And I further declare that early in the Spring of 1779 as soon as the first of April, a call was made by Col. Bond for volunteers to join Gen. Sullivan in his expedition against the Northern Indians, commonly called the Six Nations. I volunteered as a Lieutenant in the said Expedition and we were ordered to assemble at Easton on the Pennsylvania side of the Delaware where we were quartered for some weeks - We were then marched on to Wyoming where the final arrangement of the Corps were completed for the expedition and there appearing more than a proportion of officers some were required to abandon their rank or be dismissed; I chose the latter was dismissed and return home having been two months in this service as a Lieutenant and was promised pay for that time but never received any. This campaign pretty much closed the service of the declarant in the Revolutionary War making in the whole one year and three months service only which he can remember with sufficient certainty to describe what he was about though he feels confident that he served much more than that length of time -That he has no documentary evidence of his said service but believes he can prove them by the testimony of two or three witnesses whose testimony he thinks he will be able to procure.

And in answer to the several interrogatories put to him by the Court he says that he was born in the Town of Rocksbury in the County of Morris in the State of New Jersey on the second day of June 1756.

That he has a record of his age which was made by his father in his family Bible which was delivered tyo him by his father and now in his possession and which he delivered to the Court.

That when he first entered the service he lived in the Town of Knowlton in the County of Sussex and State of New Jersey. After the close of the Revolutionary War he continued to live at the same place 14 years; he then lived 14 years at New Sheshequin County of Bradford and State of Pennsylvania - then lived one year in the Town of Candor County of Tioga and State of New York - then lived 3 years in the Town of Lansing County of Tompkins and State last aforesaid - then lived 12 years in the Town of Hector County and State aforesaid - then lived six years at his present residence in Southport.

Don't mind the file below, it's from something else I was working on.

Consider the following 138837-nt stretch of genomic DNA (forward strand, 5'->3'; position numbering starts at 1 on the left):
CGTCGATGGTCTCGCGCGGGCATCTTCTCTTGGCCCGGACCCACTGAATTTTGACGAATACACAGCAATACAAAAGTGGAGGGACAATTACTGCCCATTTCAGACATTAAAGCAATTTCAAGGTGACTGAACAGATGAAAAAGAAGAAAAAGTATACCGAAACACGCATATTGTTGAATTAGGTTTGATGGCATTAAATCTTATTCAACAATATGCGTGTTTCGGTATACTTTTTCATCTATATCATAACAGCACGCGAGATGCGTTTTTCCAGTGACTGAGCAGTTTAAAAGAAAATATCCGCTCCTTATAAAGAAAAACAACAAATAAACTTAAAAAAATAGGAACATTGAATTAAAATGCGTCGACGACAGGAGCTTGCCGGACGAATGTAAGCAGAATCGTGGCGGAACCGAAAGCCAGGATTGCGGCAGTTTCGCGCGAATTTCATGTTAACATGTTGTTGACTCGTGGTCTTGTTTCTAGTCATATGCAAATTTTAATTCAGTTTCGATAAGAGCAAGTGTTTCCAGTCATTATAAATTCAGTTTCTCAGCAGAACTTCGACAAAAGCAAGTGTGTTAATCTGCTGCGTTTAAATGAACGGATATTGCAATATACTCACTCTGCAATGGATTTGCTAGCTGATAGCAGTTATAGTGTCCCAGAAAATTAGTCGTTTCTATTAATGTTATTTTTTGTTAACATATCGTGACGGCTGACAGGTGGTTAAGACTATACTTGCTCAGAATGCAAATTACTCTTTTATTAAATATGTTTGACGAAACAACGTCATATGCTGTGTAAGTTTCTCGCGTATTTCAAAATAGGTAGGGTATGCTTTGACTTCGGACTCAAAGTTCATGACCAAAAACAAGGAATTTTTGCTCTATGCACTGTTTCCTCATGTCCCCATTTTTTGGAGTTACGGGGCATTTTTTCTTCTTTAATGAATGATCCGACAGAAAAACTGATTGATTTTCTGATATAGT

That in all his service he was a volunteer. That he was acquainted while in the service with Gen. Washington, Gen. Lee, Gen. Putnam, Gen. Sterling and Gen. Sullivan and some of the troops under their command.

That he received two commissions, one as an Ensign and one as a Lieutenant - they were both signed by his Excellency Governor Livingston of the State of New Jersey - Thinking those commissions of little or no use to him he was careless of them and they have long time been lost or destroyed - in fact he knows not what has become of them and he never received any discharge as a Sergeant.

That he would refer to William Wells, Solomon L. Smith and Celeb Baker, citizens of Southport well acquainted with his reputation for truth and veracity and who can testify to this belief in the truth of the foregoing declaration.

He hereby relinquishes every claim whatever to a pension or any annuity except the present and declares that his name is not on the pension roll of the agency of any state.

Sworn to & subscribed

the day month year aforesaid

Obadiah Brown

Green M. Tuthill, Clerk

We Henry Wells and Abraham Miller, both residing in the Town of Southport, County of Tioga, and State of New York hereby certify that we are well acquainted with Obediah Brown who has subscribed and sworn to the above declarations that we believe him to be Seventy-Seven years of age and upwards; that he is respected and believed in the neighborhood where he resides to have been a Soldier of the Revolution and that we concur in that opinion -

Sworn & Subscribed this 4Th.

day of September 1833 before me.

Henry Wells

Abraham Miller

Green M. Tuthill, Clerk of Tioga County